Project DARP: Dense Arrays of Resource Pools

A recent trend in data center hardware design is to leverage resource integration to reduce the Total Cost of Ownership (TCO). Over the past few years, several hardware vendors have released platforms called Fabric Compute Systems targeted at commodity data centers (e.g., AMD SeaMicro platform, Boston Viridis, HP Moonshot). These platforms typically use Systems on Chip (SoC) that embed I/O controllers (often including a network switch) along with the CPU on the same silicon chip (e.g., Calxeda). Fabric Compute Systems form compact (up to rack-scale) clusters of SoCs connected to each other via tracks on Printed Circuit Board (PCB). They achieve an order of magnitude higher computational density compared to commodity clusters and have a more cost-effective networking by removing dedicated switches and cables. The purpose of this project is to explore the design space of Fabric Compute Systems to make them efficient rack-scale building blocks for future data centers.

What are the perspectives? The goal is to achieve resource disaggregation at the rack-level, pooling resources and offering the right amount of dedicated resources to each workload (see Intel Rack Scale Architecture). Together with reduced energy footprint and integrated power management at the SoC level, this organization has the potential to dramatically improve data center resource efficiency.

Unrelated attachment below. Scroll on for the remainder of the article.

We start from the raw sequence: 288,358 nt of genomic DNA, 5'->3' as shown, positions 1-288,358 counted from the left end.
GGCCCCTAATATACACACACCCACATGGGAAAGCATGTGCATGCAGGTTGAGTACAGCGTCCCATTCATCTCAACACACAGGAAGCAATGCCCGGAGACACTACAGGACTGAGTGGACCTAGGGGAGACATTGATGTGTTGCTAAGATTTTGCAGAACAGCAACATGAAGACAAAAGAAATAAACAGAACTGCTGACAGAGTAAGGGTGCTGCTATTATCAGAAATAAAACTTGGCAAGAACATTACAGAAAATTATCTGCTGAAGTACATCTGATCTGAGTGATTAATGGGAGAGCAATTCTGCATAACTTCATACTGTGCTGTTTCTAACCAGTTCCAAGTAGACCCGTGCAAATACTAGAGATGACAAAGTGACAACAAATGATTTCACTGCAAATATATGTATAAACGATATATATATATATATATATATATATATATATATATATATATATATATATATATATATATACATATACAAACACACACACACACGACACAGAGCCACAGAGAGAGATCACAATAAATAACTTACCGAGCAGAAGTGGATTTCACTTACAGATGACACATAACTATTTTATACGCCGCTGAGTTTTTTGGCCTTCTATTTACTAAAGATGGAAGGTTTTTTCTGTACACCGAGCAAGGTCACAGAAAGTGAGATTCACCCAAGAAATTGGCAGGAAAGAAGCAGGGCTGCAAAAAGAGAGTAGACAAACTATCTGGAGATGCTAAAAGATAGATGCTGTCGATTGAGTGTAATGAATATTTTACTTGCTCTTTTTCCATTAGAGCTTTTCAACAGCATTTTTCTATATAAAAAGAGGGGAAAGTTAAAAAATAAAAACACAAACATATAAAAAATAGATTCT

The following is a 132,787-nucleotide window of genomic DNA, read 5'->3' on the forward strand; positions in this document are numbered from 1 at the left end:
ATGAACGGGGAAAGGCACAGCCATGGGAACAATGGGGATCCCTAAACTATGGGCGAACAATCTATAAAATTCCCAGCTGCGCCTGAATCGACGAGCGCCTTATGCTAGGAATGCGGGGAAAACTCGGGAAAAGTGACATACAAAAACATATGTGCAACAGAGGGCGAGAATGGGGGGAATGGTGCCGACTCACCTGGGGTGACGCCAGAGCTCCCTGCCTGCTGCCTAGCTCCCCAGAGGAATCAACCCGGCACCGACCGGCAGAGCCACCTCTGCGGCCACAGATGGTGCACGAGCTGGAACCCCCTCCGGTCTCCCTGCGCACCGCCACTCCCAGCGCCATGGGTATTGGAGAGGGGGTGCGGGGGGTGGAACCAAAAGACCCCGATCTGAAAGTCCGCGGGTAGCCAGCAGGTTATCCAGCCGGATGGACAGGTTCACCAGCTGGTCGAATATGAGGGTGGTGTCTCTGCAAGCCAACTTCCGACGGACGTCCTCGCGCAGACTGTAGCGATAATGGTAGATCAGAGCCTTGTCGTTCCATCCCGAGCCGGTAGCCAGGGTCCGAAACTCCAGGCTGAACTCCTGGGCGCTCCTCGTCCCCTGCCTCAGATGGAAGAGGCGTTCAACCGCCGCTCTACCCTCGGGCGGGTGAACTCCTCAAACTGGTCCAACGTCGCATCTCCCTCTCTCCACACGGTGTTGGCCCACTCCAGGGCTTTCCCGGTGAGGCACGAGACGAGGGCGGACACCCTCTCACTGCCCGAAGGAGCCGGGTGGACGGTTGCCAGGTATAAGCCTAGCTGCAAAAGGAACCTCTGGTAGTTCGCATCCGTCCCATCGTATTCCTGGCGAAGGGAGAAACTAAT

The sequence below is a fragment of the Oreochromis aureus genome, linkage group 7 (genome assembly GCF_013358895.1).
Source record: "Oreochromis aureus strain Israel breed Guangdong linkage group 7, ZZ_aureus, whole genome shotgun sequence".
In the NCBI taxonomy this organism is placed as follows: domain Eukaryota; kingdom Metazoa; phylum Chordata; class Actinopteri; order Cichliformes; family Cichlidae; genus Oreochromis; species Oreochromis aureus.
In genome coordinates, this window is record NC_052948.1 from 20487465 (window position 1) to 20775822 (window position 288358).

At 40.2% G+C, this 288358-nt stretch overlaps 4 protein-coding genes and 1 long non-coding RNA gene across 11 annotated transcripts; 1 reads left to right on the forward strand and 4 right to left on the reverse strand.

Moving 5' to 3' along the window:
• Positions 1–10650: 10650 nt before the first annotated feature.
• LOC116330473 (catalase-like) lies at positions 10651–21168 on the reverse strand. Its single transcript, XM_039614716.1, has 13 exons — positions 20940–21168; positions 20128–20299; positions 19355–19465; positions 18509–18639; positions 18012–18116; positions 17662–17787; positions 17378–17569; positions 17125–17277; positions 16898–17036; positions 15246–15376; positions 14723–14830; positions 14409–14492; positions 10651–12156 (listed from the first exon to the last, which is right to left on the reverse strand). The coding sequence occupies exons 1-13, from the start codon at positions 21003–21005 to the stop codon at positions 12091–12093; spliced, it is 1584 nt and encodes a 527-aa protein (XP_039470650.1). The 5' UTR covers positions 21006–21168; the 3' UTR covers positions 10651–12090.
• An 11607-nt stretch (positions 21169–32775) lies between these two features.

Addressed challenges:

What network topology is the best suited for a given workload? Fabric Compute Systems have non-traditional in-rack networks where each SoC uses its embedded switch for traffic forwarding. The network topology has a great impact on the performance of the system. In that context, an exciting perspective is the ability to derive a topology from a workload to achieve near-optimal network utilization. We are also considering a wide variety of existing topologies (e.g., 3D-torus, random and small-world networks) to determine their ability to serve widespread data center workloads.

What is the most efficient placement for a shared resource within a complex topology? We primarily target storage as a key resource at the rack-level. The goal is to quantify how much bandwidth to storage is optimal for a given workload and how to distribute storage within the network topology. The placement of the resource is considered together with routing mechanisms that enable each server to access the remote resource.

How to partition and schedule workloads across multiple fabric computing racks? Such hardware architectures introduce new challenges compared to traditional data centers. First, we need to explicitly consider in-rack network as a resource when taking a job placement decision because network topologies can vary significantly from rack to rack. Second, the amount of ingress/egress bandwidth per SoC is reduced compared to traditional servers, so cross-rack communication should be avoided where possible.

Contributors:

Sergey Legtchenko, Ant Rowstron, Paolo Costa, Dushyanth Narayanan

 

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